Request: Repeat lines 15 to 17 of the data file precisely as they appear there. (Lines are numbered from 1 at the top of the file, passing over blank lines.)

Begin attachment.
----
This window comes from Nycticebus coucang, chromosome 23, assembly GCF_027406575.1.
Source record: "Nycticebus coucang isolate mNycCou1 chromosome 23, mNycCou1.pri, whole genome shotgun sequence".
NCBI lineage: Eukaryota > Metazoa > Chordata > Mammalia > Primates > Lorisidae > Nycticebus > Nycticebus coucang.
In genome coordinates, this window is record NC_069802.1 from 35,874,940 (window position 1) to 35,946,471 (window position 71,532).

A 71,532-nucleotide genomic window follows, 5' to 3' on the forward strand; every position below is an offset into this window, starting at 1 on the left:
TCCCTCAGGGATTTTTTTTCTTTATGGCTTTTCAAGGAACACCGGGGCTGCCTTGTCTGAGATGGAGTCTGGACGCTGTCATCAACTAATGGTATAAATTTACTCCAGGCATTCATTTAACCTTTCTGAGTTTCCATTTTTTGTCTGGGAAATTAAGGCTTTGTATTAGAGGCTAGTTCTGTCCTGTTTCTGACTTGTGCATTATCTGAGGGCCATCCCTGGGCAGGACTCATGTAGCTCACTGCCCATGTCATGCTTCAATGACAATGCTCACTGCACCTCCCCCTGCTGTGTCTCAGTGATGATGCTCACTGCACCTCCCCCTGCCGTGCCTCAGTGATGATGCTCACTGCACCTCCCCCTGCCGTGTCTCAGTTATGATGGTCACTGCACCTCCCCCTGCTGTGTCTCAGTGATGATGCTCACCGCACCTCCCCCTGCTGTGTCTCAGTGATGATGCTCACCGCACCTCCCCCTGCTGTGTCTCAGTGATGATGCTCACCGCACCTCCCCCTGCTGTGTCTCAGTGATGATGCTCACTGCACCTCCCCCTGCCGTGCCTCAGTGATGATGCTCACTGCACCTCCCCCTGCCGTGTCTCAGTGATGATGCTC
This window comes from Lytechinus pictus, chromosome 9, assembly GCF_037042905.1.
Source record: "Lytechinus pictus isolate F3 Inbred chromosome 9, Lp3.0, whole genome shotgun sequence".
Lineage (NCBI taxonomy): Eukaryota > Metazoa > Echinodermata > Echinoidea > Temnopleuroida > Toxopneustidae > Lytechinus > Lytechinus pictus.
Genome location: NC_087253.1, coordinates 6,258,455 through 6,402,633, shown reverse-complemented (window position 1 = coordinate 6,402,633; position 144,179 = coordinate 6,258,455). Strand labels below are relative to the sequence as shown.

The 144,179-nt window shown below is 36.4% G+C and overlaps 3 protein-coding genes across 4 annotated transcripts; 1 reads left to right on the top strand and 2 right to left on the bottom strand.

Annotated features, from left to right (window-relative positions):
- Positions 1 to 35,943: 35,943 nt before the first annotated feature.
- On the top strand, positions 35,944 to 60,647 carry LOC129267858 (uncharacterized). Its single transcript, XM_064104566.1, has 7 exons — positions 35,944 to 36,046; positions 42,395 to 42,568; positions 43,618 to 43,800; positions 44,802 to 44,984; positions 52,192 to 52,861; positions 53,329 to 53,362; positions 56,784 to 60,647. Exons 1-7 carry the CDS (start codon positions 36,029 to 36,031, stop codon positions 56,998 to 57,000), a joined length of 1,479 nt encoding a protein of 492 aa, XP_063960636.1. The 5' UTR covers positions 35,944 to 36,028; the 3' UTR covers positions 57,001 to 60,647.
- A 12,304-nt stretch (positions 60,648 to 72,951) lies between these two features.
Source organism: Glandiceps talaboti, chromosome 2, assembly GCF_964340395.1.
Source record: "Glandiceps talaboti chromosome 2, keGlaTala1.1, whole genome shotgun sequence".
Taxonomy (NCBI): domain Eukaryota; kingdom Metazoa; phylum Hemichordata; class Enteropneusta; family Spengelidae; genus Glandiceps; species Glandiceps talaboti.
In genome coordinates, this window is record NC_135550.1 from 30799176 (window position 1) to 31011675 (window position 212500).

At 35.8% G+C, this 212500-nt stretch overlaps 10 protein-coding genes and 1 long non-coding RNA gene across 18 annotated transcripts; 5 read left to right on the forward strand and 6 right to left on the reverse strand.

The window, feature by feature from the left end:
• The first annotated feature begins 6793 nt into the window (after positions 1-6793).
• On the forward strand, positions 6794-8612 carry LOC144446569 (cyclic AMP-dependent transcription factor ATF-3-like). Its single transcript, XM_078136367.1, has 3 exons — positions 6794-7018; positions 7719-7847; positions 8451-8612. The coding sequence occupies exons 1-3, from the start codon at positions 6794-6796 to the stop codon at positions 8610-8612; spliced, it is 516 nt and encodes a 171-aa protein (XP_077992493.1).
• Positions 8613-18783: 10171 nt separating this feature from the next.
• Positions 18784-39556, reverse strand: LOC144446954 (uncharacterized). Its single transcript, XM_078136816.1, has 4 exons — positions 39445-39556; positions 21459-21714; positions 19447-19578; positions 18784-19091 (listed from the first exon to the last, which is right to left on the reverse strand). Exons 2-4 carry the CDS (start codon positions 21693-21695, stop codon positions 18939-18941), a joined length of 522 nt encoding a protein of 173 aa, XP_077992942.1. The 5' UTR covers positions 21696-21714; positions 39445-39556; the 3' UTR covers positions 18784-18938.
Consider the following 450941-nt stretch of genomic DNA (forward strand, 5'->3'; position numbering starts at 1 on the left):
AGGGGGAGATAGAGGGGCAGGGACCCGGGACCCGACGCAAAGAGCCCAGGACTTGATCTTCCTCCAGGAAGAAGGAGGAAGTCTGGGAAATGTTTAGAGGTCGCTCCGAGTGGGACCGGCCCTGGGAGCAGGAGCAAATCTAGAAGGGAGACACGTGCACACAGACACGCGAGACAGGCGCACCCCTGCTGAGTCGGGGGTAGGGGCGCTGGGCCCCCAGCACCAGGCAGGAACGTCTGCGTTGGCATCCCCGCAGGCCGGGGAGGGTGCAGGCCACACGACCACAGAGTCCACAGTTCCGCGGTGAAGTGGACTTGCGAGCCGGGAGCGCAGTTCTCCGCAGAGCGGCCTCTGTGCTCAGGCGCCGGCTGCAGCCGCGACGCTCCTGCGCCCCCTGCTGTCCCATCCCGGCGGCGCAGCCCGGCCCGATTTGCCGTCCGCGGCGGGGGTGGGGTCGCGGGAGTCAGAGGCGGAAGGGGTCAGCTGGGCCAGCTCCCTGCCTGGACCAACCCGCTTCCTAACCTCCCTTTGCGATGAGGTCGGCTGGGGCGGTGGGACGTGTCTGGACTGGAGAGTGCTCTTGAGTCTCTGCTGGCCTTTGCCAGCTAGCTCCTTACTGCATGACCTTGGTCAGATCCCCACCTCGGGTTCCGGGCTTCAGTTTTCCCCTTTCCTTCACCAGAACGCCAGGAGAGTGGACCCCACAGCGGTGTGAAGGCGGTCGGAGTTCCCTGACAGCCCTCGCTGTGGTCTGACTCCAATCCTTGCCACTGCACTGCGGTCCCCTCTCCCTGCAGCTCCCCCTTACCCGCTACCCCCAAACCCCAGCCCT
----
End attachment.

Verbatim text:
- A 12,304-nt stretch (positions 60,648 to 72,951) lies between these two features.
Source organism: Glandiceps talaboti, chromosome 2, assembly GCF_964340395.1.
Source record: "Glandiceps talaboti chromosome 2, keGlaTala1.1, whole genome shotgun sequence".